I’d begun to dread the aftermath of my elderly neighbor’s passing months before he died. He’d been a quiet presence in the farmhouse down the road, a generous steward of the 120 acres where he had lived since childhood.
It is two days after Thanksgiving. Old Tacoma, my Tacoma, is draped loosely in a low-hanging mist. My boyfriend, Kevin, and I – determined to work off at least a few calories of unfettered holiday indulgence – have embarked on a semi-brisk walk toward Ruston Way.
I arrived at 11:55 a.m. But according to military time, I was late. Exhausted children were already napping. Wives with new hairdos fidgeted.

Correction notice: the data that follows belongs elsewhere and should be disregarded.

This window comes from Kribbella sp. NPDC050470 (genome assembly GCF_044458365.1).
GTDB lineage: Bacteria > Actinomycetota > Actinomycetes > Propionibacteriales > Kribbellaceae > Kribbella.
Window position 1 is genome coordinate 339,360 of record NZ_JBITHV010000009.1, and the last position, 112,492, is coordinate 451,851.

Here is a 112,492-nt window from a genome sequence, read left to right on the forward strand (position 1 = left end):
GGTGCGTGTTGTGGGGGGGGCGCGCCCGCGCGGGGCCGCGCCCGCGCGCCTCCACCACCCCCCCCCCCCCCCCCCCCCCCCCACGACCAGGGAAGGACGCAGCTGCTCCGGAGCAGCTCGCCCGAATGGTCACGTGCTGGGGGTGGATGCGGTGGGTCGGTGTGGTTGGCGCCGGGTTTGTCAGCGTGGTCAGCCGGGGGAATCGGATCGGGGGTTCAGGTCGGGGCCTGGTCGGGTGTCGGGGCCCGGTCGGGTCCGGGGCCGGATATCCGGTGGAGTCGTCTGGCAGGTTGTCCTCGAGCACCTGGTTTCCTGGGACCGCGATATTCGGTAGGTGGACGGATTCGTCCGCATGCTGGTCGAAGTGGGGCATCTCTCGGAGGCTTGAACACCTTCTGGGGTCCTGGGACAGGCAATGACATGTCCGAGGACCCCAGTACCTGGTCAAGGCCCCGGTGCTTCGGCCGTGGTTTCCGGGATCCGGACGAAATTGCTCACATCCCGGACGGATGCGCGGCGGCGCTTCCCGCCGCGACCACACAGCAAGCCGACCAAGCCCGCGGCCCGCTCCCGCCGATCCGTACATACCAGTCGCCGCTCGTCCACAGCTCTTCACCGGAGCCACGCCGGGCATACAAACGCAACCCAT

My first impulse was to turn away.
We stand in the crisp night air, our breath forming billowing wreaths around us, before drifting slowly away. This reminds me of time – gossamer, intangible, something that cannot be held onto.
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Community Columnists · 2013
Community Columnists · 2012
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